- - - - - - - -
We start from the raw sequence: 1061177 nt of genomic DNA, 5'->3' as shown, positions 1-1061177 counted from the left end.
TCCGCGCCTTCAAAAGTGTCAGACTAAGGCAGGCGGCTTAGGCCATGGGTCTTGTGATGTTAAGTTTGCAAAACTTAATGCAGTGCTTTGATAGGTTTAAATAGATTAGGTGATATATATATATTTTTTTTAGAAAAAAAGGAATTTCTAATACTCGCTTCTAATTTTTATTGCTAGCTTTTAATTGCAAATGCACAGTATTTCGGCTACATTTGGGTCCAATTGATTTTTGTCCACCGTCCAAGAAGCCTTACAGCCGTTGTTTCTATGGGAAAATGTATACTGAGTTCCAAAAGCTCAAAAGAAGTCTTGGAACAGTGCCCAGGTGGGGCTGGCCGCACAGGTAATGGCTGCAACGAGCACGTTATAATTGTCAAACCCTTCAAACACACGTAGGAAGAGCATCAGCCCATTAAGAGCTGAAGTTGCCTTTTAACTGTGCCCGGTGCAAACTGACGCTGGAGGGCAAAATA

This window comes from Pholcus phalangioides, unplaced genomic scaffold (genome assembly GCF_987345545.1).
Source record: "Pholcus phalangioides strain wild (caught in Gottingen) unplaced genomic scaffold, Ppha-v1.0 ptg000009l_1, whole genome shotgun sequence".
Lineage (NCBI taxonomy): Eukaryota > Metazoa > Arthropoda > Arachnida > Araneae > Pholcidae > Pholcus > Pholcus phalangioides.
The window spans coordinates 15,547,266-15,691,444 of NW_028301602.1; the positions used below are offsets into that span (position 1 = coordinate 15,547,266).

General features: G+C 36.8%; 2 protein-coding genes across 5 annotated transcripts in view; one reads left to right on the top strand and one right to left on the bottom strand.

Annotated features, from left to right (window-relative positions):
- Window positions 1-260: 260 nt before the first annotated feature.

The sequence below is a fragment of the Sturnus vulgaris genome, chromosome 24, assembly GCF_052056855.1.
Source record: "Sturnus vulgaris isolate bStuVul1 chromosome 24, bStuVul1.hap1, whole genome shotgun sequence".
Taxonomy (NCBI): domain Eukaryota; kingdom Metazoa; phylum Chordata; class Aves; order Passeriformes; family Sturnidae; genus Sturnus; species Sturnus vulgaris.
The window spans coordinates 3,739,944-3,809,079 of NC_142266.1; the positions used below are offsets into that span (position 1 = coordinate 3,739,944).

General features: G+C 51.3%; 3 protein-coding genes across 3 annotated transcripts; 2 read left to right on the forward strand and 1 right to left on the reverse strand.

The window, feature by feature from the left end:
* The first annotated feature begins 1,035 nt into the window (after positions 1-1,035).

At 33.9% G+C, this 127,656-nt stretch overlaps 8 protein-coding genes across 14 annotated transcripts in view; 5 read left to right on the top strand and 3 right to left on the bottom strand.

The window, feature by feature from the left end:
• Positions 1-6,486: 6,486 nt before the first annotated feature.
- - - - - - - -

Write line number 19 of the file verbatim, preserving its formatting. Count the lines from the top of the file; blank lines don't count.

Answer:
• Positions 1-6,486: 6,486 nt before the first annotated feature.